Education and Awareness Raising

One of the first steps toward conservation management of hunted bats is educating local communities. Bats are important to human communities in a number of ways, particularly for the valuable ecosystem services they provide, but local communities are often unaware of these. Because hunting, like other human-caused stressors, is tied directly to population declines in bats, it is important that human communities are aware of the trade-offs between temporary gains from bat exploitation and the risk of losing bats entirely from the region. Following a knowledge/ attitude/behavior approach to understanding responsible environmental behavior (Hines et al. 1987), communities may come to appreciate bats and support bat conservation only after understanding their role in the environment (see Kingston 2016).


People are generally aware of bats present near their local communities. Bats are not cryptic animals, especially fruit bats that aggregate in large numbers by day using conspicuous roosting sites, and they often forage at night in fruiting and flowering trees on farms and in residential areas. Hence, local people's knowledge of bats often surpasses that of outside biologists, especially with respect to bat roosting locations, foraging habits, seasonal behaviors, and even threats (e.g. local community members' awareness of subtle seasonal changes in fruit bat diet of P. mariannus, Mildenstein and Mills 2013). It is, therefore, surprising how little is known about bat conservation status in these same areas. Population size and growth trends tend to be unknown by biologists and managers, much less by the non-scientific members of the local community. So, even though local people are aware of the disturbance they may be causing, they often have no idea of the severity of population-level consequences. Because bats appear to be numerous, popular belief is that humans can have only minimal impact on their populations. For example, the greater short-nosed fruit bat (Cynopterus sphinx) is believed by experts to be threatened by hunting in parts of its range, but in other parts, <1 % of local people surveyed believe the species could be threatened by their hunting (Johnson et al. 2003). Similarly, throughout the Philippines, bats are eaten regularly with little understanding of the impacts that harvest is causing. Hunters who join biologists on bat population counts commonly overestimate the population size by three orders of magnitude prior to the count and then are shocked when the counted population is in the hundreds or low thousands (Mildenstein et al. 2007; Mildenstein 2012).

Education and awareness programs. One of the most hunted bats in subSaharan Africa, E. helvum is the focus of members of the Eidolon Monitoring Network (EMN) who conduct education activities in areas near bat colonies (J. Fahr, pers. comm.). In Kenya and Nigeria, scientists and volunteers of the EMN carry out education programs in schools (Fig. 12.3) and among the general public (Tanshi et al. 2013). Education on islands around Africa has proven effective in drawing local attention to bat protection. Examples include the recovery program

Fig. 12.3 Conservation education and bat population monitoring by volunteers in Eidolon Monitoring Network in Benin City, Nigeria, school students engage in conservation outreach event, a volunteers prepare conservation outreach materials, b volunteers counting straw-coloured fruit bats Eidolon helvum at King square, Ring Road, Benin City, c undergraduate student volunteers Eidolon Population Monitoring team from University of Benin, Benin City, Nigeria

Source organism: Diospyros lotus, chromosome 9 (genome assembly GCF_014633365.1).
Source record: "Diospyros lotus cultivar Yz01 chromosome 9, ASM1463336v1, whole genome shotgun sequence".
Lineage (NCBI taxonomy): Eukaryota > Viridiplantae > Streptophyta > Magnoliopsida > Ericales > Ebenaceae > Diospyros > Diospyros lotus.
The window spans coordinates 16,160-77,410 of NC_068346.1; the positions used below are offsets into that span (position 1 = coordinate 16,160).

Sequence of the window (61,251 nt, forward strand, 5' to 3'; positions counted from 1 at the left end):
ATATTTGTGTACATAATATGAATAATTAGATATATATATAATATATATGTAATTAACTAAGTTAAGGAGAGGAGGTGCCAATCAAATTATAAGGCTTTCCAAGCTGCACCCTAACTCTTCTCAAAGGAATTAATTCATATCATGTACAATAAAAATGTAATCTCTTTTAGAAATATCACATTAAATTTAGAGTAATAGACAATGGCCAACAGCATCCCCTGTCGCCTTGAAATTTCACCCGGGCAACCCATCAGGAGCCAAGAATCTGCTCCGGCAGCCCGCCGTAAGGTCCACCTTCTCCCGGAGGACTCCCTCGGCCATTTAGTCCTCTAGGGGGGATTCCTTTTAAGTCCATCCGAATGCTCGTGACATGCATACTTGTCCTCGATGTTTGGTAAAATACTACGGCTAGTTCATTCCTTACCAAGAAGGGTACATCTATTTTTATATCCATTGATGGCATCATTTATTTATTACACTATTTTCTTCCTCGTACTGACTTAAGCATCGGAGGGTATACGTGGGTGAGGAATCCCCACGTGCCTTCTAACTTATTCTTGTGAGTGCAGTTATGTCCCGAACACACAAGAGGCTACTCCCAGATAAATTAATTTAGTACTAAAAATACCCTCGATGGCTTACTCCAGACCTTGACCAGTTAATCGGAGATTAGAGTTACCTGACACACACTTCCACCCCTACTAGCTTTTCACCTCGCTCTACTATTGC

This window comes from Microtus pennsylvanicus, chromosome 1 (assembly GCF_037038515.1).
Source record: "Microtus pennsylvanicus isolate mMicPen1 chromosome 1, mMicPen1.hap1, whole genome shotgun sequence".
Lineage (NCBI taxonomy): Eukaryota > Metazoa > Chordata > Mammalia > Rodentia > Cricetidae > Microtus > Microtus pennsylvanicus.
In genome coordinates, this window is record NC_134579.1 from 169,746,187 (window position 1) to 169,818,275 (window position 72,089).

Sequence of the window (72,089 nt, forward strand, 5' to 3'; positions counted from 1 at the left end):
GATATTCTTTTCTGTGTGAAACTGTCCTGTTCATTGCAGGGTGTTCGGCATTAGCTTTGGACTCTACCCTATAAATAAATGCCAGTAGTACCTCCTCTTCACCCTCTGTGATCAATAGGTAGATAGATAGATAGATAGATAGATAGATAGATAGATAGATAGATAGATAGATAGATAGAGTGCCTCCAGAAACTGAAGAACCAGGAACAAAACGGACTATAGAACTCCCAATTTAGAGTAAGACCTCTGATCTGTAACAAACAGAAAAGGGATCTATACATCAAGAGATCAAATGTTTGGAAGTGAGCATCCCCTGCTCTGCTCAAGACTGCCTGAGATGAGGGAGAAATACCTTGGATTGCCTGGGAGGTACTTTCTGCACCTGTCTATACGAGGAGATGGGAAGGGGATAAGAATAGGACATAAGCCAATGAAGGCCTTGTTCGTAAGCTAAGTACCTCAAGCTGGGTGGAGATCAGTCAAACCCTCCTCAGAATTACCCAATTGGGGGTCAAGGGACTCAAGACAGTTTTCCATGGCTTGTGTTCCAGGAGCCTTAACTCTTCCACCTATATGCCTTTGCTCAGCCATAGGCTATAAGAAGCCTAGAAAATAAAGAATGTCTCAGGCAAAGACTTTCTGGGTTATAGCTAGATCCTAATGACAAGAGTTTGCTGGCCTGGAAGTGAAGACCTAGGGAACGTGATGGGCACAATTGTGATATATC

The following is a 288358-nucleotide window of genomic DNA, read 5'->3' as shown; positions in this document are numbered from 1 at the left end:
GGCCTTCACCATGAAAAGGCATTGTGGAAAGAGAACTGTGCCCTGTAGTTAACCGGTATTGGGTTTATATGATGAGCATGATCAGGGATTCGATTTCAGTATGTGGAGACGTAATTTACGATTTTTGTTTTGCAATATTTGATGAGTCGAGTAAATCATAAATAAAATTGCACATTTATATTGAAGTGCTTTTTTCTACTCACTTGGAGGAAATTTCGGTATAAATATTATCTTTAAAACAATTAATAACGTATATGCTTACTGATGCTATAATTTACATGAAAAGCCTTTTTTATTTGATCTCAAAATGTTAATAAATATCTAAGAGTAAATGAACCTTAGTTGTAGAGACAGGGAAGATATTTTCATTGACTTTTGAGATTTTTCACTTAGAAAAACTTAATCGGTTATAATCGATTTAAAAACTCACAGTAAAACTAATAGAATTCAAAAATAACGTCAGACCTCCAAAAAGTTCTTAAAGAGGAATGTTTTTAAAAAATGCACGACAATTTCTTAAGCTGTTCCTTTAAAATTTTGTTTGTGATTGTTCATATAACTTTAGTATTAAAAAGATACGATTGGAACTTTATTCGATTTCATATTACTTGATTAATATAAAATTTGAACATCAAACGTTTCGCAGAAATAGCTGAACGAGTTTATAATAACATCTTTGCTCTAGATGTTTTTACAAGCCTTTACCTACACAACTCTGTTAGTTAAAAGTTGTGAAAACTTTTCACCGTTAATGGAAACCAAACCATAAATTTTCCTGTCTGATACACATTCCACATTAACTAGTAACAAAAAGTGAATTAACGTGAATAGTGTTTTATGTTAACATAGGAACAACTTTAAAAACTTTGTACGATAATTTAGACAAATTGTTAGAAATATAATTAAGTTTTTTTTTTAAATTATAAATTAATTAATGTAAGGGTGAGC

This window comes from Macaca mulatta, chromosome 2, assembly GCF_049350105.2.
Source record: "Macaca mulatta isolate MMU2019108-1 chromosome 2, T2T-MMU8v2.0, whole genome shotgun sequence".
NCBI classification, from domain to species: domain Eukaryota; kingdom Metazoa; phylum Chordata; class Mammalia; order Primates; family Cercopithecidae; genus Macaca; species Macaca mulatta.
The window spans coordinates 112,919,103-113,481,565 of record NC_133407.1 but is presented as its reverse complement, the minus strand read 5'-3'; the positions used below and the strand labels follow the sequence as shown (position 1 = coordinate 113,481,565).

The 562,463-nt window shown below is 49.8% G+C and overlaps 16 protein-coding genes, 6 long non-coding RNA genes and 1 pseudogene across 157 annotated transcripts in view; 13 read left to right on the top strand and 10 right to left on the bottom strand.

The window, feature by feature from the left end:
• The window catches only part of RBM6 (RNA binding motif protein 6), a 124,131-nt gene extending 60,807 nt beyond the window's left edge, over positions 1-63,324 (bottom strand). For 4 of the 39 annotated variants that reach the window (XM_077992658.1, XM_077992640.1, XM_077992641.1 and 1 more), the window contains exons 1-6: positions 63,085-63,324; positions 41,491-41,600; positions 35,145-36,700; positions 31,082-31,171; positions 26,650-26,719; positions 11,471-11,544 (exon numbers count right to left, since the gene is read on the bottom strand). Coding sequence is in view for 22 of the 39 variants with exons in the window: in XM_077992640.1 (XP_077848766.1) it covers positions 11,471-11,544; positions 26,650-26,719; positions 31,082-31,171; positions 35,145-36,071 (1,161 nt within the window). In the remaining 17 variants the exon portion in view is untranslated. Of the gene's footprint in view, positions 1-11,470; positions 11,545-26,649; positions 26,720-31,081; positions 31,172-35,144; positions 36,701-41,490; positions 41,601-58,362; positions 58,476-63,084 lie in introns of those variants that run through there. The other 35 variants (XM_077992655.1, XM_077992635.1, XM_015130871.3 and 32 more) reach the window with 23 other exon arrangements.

for the P. voeltzkowi in Pemba Tanzania, for P. rufus in Madagascar, P. rodricensis in Rodrigues and the Comoro flying fox (Pteropus livingstonii) in the Comoros (Wilson and Graham 1992; Trewhella et al. 2005; O'Connor et al. 2006; Robinson et al. 2010; H. Doulton, pers. comm.).

Behavior—Local Commitment to Conservation of Bats and Bat Habitat

Finally, once communities that value bats become aware of the threats bats face, the may start to change their behaviors to support bat conservation (but see Kingston 2016). A multi-faceted education and awareness program in the Comoros Islands is a good example of how outreach can lead to changes in attitude and behavior that support conservation. Local citizens became involved in monitoring bat populations and directing conservation management (Trewhella et al. 2005).

Capacity Building of Local Rangers/PA Managers

Many programs include training and capacity building in their bat conservation efforts. Bat Count—Philippines held a national workshop in 2004 to train protected area managers in bat identification and monitoring techniques (Mildenstein et al. 2007; Mildenstein 2011). The project, Filipinos for Flying Foxes, is now working with local communities to establish sustainable management practices for bats (SOS 2012). The project trains local rangers and management staff to monitor their bat populations and encourages them to self-regulate their hunting pressure. In Dalaguete, Cebu, rangers have continued forest protection despite the inconsistencies in availability of their modest stipends provided by the local government (SOS 2012). In Divilacan, Northern Sierra Madre, Luzon, rangers receiving bat conservation training have elevated bat roost protection to the top priority in their regular monitoring activities (SOS 2012).

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